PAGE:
Pakistan's directorate for Inter-Services Intelligence, usually called the ISI, is accused of many vices.
Critics say it runs "a state within a state", subverts elected governments, supports the Taleban and is even involved in drug smuggling.
Pakistan's government denies the allegations.
Like many other military intelligence organisations, the shadowy ISI zealously guards its secrets and evidence against it is sketchy.
However, the agency is a central organ of Pakistan's military machine which has played a major - often dominant - role in the country's often turbulent politics.
The ISI was established in 1948 - as Pakistan engaged India in the first war over Kashmir - to be the top body co-ordinating the intelligence functions of its army, air force and navy.
The ISI co-ordinated the action of several hundred thousand [anti-Soviet] fighters in great secrecy
In the 1950s, when Pakistan joined anti-communist alliances, its military services and the ISI received considerable Western support in training and equipment.
The ISI's attention was focused on India, considered Pakistan's arch-enemy.
But when Ayub Khan, the army commander-in-chief, mounted the first successful coup in 1958, the ISI's domestic political activities expanded.
As a new state bringing together diverse ethnic groups within what some described as contrived borders, Pakistan faced separatist challenges - among Pashtuns, Balochis, Sindhis and Bengalis.
Much of the country's early history was shaped by politicians seeking regional autonomy and the central civilian and military bureaucracies trying to consolidate national unity.
The ISI not only mounted surveillance on parties and politicians, it often infiltrated, co-opted, cajoled or coerced them into supporting the army's centralising agenda.
Defeat and disgrace
The army ran the country from 1958 to 1971, when East Pakistan broke away with Indian and Soviet help to become Bangladesh.
Gen Zia ul-Haq helped the US against the Soviets in Afghanistan
The ISI and the Pakistani military were thoroughly discredited and marginalised after the war.
But they gained fresh purpose in 1972 when Zulfiqar Ali Bhutto, the new civilian leader, launched a clandestine project to build nuclear weapons.
A year later military operations were launched against nationalist militants in Balochistan province.
These two events helped rehabilitate the ISI and the military.
After Bhutto was ousted by General Zia ul-Haq in 1977, the Balochistan operations were ended but the nuclear programme was expanded.
The Marxist revolution in Afghanistan in the same year threatened Pakistan by opening a second "strategic front" (the first being with India to the east).
The ISI was restored to its past eminence.
The Soviet invasion of Afghanistan in December 1979 transformed the regional setting.
President Carter and his national security adviser, Zbigniew Brzezinski, built a Western-Muslim coalition with Britain, France, West Germany, China, Egypt, Turkey, Saudi Arabia and the United Arab Emirates playing key roles.
Revolutionary Iran offered some aid to anti-Soviet guerrillas in western Afghanistan.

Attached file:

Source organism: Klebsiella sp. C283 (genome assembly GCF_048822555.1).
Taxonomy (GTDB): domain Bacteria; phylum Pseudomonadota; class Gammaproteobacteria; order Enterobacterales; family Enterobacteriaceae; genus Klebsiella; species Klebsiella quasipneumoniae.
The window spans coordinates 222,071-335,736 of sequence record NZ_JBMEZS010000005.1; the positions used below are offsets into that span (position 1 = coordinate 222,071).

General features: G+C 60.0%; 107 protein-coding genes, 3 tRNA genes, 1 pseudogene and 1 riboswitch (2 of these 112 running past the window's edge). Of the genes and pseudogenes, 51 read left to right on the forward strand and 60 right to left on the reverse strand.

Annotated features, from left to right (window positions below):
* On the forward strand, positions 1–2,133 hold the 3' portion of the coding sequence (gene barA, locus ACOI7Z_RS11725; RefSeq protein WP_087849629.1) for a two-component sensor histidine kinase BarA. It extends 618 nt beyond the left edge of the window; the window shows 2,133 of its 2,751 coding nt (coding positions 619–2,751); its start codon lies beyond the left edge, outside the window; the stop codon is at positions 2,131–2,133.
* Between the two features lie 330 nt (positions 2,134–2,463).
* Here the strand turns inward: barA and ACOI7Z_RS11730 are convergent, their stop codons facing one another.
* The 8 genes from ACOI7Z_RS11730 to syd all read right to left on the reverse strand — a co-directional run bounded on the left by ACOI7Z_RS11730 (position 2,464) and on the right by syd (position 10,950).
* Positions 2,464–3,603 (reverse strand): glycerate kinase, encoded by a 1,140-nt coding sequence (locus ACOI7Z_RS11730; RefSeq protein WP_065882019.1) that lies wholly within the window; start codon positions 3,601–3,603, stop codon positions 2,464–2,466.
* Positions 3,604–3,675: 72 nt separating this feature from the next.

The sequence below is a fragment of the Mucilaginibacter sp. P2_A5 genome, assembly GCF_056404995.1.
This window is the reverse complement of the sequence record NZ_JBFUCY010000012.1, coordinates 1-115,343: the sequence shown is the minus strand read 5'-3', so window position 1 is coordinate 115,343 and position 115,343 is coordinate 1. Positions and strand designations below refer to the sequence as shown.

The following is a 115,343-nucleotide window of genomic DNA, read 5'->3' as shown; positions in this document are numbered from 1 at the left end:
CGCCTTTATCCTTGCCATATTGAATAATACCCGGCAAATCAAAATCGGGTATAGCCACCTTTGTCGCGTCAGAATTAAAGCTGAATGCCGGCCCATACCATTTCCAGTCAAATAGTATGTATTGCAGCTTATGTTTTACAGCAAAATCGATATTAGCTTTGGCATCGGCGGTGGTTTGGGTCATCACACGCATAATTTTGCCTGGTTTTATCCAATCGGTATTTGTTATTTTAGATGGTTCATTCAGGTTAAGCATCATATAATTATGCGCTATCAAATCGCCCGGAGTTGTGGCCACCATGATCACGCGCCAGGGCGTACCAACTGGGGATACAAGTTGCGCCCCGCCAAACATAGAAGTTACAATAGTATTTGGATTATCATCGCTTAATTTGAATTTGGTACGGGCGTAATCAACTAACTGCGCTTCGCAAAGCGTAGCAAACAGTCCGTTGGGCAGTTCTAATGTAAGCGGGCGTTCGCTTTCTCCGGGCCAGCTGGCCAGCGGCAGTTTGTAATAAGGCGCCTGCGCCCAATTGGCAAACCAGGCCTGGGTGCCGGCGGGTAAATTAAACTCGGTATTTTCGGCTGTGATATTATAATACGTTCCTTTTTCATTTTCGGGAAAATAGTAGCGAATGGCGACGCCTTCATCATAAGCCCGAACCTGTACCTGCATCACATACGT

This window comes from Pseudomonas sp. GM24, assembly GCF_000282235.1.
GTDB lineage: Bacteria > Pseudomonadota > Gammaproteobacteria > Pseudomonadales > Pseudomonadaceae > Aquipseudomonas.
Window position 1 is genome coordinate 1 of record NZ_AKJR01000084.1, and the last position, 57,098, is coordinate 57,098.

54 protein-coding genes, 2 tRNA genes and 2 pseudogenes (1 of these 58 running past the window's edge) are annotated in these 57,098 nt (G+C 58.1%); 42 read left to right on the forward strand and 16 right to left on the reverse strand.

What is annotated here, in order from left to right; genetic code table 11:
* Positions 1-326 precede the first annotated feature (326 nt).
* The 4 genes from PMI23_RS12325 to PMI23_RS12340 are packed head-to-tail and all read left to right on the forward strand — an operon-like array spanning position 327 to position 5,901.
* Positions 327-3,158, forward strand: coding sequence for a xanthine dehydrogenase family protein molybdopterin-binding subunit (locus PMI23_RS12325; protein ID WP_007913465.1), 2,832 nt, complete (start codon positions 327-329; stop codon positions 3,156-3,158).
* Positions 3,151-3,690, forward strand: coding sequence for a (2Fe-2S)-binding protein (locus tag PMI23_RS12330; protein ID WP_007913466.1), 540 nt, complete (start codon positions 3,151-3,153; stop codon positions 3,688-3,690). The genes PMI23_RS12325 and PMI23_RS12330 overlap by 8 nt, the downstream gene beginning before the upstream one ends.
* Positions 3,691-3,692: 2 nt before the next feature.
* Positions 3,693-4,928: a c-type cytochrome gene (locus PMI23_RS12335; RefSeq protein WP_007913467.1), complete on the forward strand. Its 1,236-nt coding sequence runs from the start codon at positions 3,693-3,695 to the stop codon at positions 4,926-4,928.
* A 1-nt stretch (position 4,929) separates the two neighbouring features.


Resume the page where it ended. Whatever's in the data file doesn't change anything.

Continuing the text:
But all other foreign assistance to the mujahideen arrived via Pakistan, to be handled by the ISI whose Afghan Bureau co-ordinated all operational activities with the seven guerrilla militias.
This was done in such secrecy that the Pakistani military itself was kept in the dark.
Just to get a sense of the scale of the operation - the CIA provided enough arms to equip a 240,000-man army, and the Saudis matched US funding dollar for dollar.
Other countries provided arms and money and Muslim countries also encouraged volunteers to join the jihad or holy war.
Foreign money helped to establish hundreds of madrassas (religious schools) in Pakistan's cities and frontier areas.
Gen Musharraf denies the ISI is backing the Taleban
These turned out thousands of Taleban (students) who joined the mujahideen in the anti-Soviet campaign.
The ISI managed this operation, handling tens of thousands of tons of ordnance every year and co-ordinating the action of several hundred thousand fighters in great secrecy.
Eventually, in 1988, the Soviet Union agreed to withdraw its forces by 1989, and did so.
This was seen as a great victory for the mujahideen and their patrons in Pakistan and farther afield, and a trigger for the subsequent Soviet collapse.
This is why Pakistan's President Pervez Musharraf feels it necessary to defend the ISI.
He has pointed out that the West backed the mujahideen, which went on to engender groups like al-Qaeda and the Taleban in the post-Soviet violence which consumed Afghanistan and brought about the US-led "war on terror".
Following the attacks of 11 September, 2001, Gen Musharraf has sought to rid the military, including the ISI, of Islamists within its ranks - a hangover from the Zia era.
Elements in the military have been accused of complicity in failed attempts on his life.
Pakistani government and ISI support for militant groups who left Afghanistan to fight Indian rule in Kashmir has been the cause of much friction with India.
India has repeatedly accused Pakistan, and especially the ISI, of involvement in Kashmir and in attacks elsewhere in India.